While the City Council continues to mull over the future of the wood-burning plant proposed for East Springfield—councilors closed a lengthy public hearing on the matter yesterday without taking a vote—one would-be elected official is taking a strong stand against the project.
Bob Massie, who’s announced a campaign to run for U.S. Senate against Scott Brown next year, this week issued a statement in which he called the plant, proposed for East Springfield by Palmer Renewable Energy, the wrong kind of development for the city and its residents, who already struggle with enough health and environmental problems.
“A safe and healthy home is vital to creating prosperity, and the proposed biomass plant in Springfield will only perpetuate a cycle of pollution and urban decay,” Massie said. “Facilities like these have no place being sited in dense, urban areas, particularly those as overburdened as Springfield. As proposed, this facility would release hundreds of tons of known pollutants linked to asthma, diabetes, and heart disease, into surrounding neighborhoods, including over 55 schools within a five mile radius.”
Massie continued: “We must focus on designing smart, vibrant, and beautiful communities that create sustained growth, both economically and environmentally. As a state and nation, we must build a better life for all. Do we want to continue risking our health and our safety, or will we lead a new revolution based on sustainable, clean energy? I applaud the efforts of STOP and all the other groups and citizens for engaging on this issue, and defending our shared values.”
(By “STOP,” Massie was, presumably, referring to Stop Toxic Incineration in Springfield, the grassroots coalition opposed to the project. In fact, the group tends to go by the acronym “STIS,” not “STOP.” While that sort of blunder demonstrates that the Somerville-based Massie is perhaps still not quite as closely connected to western Mass. issues as a statewide candidate should be, it’s hard to imagine the growing number of opponents to the PRE project will hold that against him.)
Massie is among the small group of Democrats who’ve already announced plans to challenge Brown. (Also in the running: Setti Warren, mayor of Newton, and Alan Khazei, who ran in the Democratic primary for the 2009 special election that ended with Brown’s victory). He’s also got a damn interesting background: the Democrats’ 1994 candidate for lieutenant governor (he ran on a ticket with Mark Roosevelt; they were toasted at the polls, you might recall, by a couple of Republican fellows called Bill Weld and Paul Cellucci), Massie is a Harvard MBA and an Episcopal priest with a long resume of social activism and a lot of compelling human-interest stories to tell (including a 2009 liver transplant that his campaign says “cured his symptoms and renewed his strength and vigor,” giving him a “miraculous second chance to become a US Senator Massachusetts will be proud of—a compassionate, courageous and relentless advocate for all Americans.”) Last month, Joe Trippi, campaign manager for Howard Dean’s 2004 presidential campaign (oh, if only…), signed on a political adviser to Massie.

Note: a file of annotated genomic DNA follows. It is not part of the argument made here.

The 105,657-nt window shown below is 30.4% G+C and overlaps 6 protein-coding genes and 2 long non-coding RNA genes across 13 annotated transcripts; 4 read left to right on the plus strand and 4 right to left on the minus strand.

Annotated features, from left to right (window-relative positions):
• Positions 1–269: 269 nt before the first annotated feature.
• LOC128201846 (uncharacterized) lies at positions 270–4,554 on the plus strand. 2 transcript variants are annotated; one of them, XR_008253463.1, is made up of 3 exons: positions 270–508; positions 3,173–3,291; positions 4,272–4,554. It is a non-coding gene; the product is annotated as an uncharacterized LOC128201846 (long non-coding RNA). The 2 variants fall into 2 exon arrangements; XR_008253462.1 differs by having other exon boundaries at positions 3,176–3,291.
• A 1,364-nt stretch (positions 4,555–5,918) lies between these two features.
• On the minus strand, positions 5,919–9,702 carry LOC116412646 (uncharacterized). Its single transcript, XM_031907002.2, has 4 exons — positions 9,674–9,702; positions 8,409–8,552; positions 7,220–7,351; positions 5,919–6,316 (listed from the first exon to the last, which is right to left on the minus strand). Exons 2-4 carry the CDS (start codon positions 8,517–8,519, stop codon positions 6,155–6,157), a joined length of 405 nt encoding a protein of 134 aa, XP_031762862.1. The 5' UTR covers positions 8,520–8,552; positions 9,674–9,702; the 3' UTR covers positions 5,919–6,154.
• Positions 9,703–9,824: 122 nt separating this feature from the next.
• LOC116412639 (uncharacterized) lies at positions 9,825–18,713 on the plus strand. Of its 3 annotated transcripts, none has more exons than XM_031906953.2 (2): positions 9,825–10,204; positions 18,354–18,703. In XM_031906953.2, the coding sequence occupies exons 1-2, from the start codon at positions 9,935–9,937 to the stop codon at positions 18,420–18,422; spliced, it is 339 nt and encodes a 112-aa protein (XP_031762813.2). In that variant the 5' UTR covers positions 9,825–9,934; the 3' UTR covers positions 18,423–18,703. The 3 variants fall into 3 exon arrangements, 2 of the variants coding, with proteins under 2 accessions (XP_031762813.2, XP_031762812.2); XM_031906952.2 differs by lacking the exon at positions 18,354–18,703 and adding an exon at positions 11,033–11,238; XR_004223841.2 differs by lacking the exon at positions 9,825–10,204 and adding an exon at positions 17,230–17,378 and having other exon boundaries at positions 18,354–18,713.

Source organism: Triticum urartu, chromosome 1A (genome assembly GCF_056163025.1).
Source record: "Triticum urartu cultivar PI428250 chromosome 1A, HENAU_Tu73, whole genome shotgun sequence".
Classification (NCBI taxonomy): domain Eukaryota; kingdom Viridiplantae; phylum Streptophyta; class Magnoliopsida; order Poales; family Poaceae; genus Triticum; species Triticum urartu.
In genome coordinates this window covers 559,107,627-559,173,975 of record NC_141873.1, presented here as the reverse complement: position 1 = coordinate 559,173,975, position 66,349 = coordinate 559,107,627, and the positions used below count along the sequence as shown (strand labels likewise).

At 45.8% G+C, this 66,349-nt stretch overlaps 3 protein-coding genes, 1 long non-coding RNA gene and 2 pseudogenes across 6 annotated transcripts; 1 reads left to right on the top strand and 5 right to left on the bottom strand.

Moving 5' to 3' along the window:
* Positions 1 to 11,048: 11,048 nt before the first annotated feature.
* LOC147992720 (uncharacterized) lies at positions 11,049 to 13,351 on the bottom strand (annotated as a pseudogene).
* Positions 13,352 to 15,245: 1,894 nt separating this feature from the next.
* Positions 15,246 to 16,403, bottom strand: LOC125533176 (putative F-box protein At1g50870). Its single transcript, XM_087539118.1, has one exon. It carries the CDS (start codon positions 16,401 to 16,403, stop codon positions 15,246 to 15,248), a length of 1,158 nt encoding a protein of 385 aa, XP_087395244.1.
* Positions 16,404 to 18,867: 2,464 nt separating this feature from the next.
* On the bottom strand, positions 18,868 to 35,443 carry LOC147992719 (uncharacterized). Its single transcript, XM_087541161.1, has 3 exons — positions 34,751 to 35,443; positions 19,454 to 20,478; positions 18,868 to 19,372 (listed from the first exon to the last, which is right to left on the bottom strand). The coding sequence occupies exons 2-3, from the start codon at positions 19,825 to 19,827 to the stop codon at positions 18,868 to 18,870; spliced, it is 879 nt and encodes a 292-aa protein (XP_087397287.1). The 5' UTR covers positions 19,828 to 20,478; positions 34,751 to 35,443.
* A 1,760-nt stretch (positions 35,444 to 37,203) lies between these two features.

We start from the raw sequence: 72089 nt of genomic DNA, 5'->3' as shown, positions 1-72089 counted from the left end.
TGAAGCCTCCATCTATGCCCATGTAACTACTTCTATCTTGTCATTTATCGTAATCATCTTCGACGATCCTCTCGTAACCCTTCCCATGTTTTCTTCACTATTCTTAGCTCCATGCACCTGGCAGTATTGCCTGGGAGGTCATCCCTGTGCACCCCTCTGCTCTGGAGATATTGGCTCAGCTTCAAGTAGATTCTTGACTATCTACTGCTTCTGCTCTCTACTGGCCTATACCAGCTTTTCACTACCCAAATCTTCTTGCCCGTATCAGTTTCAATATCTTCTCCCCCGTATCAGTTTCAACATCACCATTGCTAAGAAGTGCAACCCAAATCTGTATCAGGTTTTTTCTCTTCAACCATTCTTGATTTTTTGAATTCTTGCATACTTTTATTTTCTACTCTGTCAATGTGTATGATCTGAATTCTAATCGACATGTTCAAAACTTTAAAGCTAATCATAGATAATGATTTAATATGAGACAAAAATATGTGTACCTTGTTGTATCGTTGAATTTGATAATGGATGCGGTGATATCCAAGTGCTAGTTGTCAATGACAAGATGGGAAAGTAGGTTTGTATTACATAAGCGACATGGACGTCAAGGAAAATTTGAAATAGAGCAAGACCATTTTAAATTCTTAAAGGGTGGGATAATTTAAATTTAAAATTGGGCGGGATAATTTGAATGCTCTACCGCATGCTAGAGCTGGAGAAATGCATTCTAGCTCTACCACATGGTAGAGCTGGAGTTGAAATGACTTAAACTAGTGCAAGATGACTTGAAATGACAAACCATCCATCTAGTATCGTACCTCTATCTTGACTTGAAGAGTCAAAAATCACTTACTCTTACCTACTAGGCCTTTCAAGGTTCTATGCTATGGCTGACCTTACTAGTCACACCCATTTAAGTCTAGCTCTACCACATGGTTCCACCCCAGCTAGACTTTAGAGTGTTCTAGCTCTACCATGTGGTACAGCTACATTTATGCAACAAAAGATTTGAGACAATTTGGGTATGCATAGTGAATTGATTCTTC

Meanwhile, the local battle over the controversial plant could be decided well before the 2012 election. At yesterday’s hearing, city councilors heard testimony on the project, including the question of whether they can and should revoke or amend a special permit granted to the developers in 2008.
The attorneys for the developers insist that the Council lacks the legal ground to do that, and threaten a lawsuit if it does. Plant opponents, meanwhile, contend that changes made to the project after that 2008 vote give the Council just cause to revoke the permit. As Pete Goonan reports in today’s Springfield Republican, Pat Markey, a former city councilor and city solicitor during the Ryan administration, spoke at the meeting, telling the councilors that “there are multiple reasons to revoke the permit, including an increase in wood tonnage, increase in truck traffic, and an increase in the size of trucks from 20-ton to 25-ton, as well as increased concerns about emissions from biomass plants. He urged councilors not to be swayed by the threat of legal action if the special permit is revoked.”
A vote on the matter could come at next Monday’s City Council meeting.